Thursday, December 16, 2010

There's an ancient temple that I don't have at least cursory knowledge of?

Well, there was.

Behold... Göbekli Tepe.

It's a hill in Turkey with four large stone circle areas and nearby refuse piles filled with game animal bones, kind of like Chaco, but it's 12,000 years old (instead of like 1,600). Just to clear things up, that's before the end of the last ice age.

So when I think of this particular temple I think of the terrible(ish) movie, B.C,. or even maybe Conan movies and think, "Yeah, that might be slightly accurate in some ways."

Even more, I think of my friend Ian, who was prone to saying some crazy things as we drank cupfulls of booze and gingerale and smoked rolling tobacco behind Handlebar; but one of the less crazy things (or at least one of my favorite things) he would bring up was the idea that humans as a species are really smart, and it's quite possible that interesting civilizations and technologies and arts have happened that we haven't found traces of. He would also point out that Ancient Astronauts are not a necessary part of the equation. I whole-heartedly agree with that position, although... I did find out about this archeological wonder from the History Channel show "Ancient Aliens".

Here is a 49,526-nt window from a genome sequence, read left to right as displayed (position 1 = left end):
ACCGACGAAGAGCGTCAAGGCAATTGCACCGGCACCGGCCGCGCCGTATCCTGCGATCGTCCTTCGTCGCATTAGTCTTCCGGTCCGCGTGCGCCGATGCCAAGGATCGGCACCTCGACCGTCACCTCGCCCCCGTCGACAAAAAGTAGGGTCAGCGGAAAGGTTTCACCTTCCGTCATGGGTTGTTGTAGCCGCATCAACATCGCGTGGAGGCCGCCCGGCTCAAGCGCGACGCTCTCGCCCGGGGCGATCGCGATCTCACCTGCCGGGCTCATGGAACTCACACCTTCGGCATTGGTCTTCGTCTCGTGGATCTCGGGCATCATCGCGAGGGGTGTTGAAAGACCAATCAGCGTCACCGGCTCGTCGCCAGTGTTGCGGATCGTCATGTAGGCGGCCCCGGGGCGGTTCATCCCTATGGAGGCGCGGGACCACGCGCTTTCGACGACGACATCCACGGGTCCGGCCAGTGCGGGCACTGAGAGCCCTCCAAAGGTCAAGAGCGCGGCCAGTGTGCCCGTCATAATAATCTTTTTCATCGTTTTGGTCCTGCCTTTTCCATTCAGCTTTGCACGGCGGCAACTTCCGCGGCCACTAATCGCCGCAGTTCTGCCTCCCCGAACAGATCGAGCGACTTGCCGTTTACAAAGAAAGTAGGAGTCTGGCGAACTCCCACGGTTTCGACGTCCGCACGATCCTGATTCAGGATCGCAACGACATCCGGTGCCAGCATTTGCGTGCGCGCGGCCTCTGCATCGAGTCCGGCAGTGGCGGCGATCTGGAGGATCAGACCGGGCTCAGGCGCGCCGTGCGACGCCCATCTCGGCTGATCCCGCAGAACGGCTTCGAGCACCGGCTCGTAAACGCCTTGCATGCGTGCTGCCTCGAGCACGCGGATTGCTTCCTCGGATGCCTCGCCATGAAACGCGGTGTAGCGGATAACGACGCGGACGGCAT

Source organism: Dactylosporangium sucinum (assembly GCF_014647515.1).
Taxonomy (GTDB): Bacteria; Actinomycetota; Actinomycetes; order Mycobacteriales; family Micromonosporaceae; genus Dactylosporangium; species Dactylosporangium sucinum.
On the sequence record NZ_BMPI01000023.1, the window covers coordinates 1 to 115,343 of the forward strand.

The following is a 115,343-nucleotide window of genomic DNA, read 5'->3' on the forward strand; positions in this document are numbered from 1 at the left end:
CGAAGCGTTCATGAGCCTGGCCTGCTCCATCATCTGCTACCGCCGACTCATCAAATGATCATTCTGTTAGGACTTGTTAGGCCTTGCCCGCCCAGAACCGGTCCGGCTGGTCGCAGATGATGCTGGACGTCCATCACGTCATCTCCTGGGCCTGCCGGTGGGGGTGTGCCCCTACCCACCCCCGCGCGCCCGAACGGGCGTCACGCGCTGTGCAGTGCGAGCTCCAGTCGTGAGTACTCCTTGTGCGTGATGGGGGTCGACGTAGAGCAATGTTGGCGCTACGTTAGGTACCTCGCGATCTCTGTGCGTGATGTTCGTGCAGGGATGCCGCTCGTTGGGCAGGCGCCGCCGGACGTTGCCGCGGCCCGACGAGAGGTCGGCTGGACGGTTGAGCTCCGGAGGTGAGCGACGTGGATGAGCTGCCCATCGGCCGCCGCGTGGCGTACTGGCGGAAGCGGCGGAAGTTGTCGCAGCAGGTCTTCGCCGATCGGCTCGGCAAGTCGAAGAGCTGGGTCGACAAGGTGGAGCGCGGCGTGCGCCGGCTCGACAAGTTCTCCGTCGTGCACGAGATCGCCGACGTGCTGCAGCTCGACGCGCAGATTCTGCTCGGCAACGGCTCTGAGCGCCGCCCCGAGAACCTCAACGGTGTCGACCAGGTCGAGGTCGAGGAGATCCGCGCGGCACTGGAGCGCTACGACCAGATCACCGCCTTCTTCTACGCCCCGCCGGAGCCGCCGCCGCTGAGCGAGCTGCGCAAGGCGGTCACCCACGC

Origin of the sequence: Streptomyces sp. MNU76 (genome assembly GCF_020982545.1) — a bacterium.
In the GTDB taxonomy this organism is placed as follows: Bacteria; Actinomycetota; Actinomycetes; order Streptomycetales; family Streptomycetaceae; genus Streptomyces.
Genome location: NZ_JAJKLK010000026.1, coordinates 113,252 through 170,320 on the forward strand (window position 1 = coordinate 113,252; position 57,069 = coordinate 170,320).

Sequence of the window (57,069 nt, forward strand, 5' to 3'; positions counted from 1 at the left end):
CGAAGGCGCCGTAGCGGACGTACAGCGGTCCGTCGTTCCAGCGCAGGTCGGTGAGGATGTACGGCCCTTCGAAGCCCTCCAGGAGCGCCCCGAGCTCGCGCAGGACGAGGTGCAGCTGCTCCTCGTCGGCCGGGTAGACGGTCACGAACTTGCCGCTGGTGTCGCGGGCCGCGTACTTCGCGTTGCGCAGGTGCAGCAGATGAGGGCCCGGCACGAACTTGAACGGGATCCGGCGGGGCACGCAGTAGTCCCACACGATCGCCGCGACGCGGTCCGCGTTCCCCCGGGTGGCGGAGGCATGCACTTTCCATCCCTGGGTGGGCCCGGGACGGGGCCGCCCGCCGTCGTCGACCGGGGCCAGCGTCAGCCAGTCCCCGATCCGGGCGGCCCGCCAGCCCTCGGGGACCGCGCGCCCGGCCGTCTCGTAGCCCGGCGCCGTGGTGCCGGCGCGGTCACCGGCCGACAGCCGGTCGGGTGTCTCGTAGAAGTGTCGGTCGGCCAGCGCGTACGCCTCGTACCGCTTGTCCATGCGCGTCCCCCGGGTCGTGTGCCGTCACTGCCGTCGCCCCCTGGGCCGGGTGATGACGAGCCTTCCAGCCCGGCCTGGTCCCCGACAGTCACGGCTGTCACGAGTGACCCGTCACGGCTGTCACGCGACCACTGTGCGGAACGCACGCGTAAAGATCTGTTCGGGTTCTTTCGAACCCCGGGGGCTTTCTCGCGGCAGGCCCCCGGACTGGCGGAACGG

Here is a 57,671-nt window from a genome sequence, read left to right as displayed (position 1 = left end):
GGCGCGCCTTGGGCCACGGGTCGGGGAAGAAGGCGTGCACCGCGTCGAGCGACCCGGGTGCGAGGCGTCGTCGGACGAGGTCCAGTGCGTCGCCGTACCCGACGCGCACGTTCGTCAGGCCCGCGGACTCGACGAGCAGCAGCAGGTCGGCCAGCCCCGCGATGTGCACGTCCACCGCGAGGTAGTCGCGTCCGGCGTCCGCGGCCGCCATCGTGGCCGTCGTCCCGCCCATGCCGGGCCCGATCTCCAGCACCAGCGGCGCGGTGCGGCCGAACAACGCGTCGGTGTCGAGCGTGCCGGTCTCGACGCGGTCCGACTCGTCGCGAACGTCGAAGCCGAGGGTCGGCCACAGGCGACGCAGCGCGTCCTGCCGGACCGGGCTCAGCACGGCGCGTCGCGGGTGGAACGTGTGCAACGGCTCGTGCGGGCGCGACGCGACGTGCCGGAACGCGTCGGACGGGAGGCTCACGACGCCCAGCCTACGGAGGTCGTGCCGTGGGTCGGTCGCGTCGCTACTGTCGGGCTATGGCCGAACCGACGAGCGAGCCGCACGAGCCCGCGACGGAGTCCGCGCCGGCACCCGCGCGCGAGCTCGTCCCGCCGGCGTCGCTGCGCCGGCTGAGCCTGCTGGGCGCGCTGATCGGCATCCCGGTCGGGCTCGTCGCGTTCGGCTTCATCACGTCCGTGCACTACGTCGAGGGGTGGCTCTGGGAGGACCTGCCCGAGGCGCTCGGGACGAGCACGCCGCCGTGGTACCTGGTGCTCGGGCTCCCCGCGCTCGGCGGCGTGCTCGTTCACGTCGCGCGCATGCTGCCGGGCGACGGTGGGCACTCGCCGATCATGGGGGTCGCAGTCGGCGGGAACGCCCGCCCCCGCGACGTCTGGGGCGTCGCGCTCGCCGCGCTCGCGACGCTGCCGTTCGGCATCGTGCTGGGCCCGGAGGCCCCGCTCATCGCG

Check out the happy, mmm, I'm gonna say albatross (?) and the pretty good scorpion!

That's a pretty cool wild boar too. Also... an admirable attempt at Kurdish dress by a German archeologist.

If you can stand a little tap dancing around speculation, it might be worth reading this Fortean Times article about the whole thing. If you can't, then I'll just say that this temple seems to be near a possible origin of the cultivation of wheat, and it was purposely covered with dirt for some reason or another, which leads some people to believe it is a sort of Garden of Eden which was ruined by deforestation and crop production and then entombed as a forgotten relic of a marshy, foresty, game-stocked Edenic time.

Here's some wild speculation of my own: they built a temple because they discovered how to make beer out of grain, yet they wanted to celebrate the hunt. People came from all around to try beer and it became a vacation/spiritual destination, which meant more need for beer, which meant more grain, which meant more deforestation, which meant destruction of hunting habitat and a hangover without deer guts for proto-menudo and possibly a tea-totaling backlash. It's exactly the same as the other speculation, but with more alcohol.

Anyway, that's my wild speculation, and it completely ignores hallucinogens and aliens, so maybe it isn't even that wild... (Those "eh"s are to be read as verbal elbows to ribs complete with eyebrows being raised, btws.)

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